BEN-GURION REDUX. All right, on this David Ben-Gurion business, I was trying to be provocative and maybe should have just gone with Menachim Begin whose Irgun is less controversially considered a terrorist group. That said, the different pre-independence groups did work together before the King David Hotel bombing, and Ben-Gurion's group was involved with "kidnapping of British officials in Palestine and sabotaged the British infrastructure in Palestine."

My inclination would be to say that kidnapping British officials serving in Palestine or other colonies wasn't terrorism. It's conventional, however, to describe the attacks on the Marine barracks in Lebanon, on the Khobar Towers installation in Saudi Arabia, on the USS Cole at sea, on our embassies in East Africa, and on various American officials in Iraq as terrorism. If those things were terrorism, then so were Haganah�s tactics.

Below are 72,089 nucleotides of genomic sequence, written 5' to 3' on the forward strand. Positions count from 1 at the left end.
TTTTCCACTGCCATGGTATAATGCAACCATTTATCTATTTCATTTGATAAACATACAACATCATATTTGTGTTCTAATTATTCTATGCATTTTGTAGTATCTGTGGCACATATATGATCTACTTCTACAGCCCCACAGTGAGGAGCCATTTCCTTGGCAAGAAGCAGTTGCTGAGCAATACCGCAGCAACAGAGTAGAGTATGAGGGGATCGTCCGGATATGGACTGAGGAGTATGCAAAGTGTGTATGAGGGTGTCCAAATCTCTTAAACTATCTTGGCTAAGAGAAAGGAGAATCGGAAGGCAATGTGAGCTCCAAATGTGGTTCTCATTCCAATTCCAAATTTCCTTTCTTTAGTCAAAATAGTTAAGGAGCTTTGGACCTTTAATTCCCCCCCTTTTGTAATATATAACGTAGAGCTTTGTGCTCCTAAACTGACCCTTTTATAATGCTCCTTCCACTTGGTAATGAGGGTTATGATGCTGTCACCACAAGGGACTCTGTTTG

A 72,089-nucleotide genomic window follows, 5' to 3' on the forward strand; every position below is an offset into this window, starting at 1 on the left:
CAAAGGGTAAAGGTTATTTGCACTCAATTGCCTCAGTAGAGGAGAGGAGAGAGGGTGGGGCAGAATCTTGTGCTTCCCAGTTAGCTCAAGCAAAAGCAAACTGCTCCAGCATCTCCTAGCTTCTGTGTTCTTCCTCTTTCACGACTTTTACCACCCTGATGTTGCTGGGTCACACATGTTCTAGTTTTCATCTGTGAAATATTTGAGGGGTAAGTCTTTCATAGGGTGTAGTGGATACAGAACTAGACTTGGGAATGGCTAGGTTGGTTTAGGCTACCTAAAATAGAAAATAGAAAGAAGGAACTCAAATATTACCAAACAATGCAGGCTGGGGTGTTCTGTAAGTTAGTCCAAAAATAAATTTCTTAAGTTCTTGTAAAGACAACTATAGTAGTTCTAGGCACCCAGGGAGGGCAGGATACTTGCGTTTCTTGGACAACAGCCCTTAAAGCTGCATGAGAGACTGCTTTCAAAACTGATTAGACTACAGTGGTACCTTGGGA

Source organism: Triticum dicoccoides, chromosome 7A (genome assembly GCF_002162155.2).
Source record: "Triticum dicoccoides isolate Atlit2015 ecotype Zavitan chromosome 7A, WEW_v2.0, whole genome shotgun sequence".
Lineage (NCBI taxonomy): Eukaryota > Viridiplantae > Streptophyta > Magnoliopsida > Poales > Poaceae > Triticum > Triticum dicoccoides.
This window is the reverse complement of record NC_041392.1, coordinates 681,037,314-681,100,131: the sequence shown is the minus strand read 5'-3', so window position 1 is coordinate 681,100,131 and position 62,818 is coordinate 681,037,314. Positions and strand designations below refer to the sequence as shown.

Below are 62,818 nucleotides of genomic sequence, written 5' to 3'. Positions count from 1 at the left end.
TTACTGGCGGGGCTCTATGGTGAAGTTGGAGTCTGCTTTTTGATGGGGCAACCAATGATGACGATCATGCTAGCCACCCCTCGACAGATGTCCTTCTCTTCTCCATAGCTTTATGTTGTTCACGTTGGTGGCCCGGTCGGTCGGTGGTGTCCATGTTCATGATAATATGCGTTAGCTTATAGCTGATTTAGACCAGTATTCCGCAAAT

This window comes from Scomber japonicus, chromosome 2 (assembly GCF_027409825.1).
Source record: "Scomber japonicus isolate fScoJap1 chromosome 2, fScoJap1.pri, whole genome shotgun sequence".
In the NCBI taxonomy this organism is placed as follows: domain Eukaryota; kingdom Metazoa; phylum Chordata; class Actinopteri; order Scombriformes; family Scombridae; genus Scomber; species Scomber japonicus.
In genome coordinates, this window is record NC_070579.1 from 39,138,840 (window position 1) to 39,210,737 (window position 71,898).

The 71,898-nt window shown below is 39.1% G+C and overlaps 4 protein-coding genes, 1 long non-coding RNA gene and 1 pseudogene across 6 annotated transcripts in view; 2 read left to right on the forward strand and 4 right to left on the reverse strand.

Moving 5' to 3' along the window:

Be that as it may, my intent was less to compare Zarqawi to Ben-Gurion and Michael Collins than to contrast the former with the latter two. Ben-Gurion and Collins demonstrated much more restraint in the application of violence, along with a willingness to compromise and turn against more extreme elements within the Israeli and Irish national movement. They were, I was contending, not just better people than Zarqawi for it, but actually much more successful in achieving their goals. I think George Will's backhanded compliment of calling Zarqawi the "most successful" terrorist is just part-and-parcel of a general conservative overestimation of the efficacy of violence.

--Matthew Yglesias

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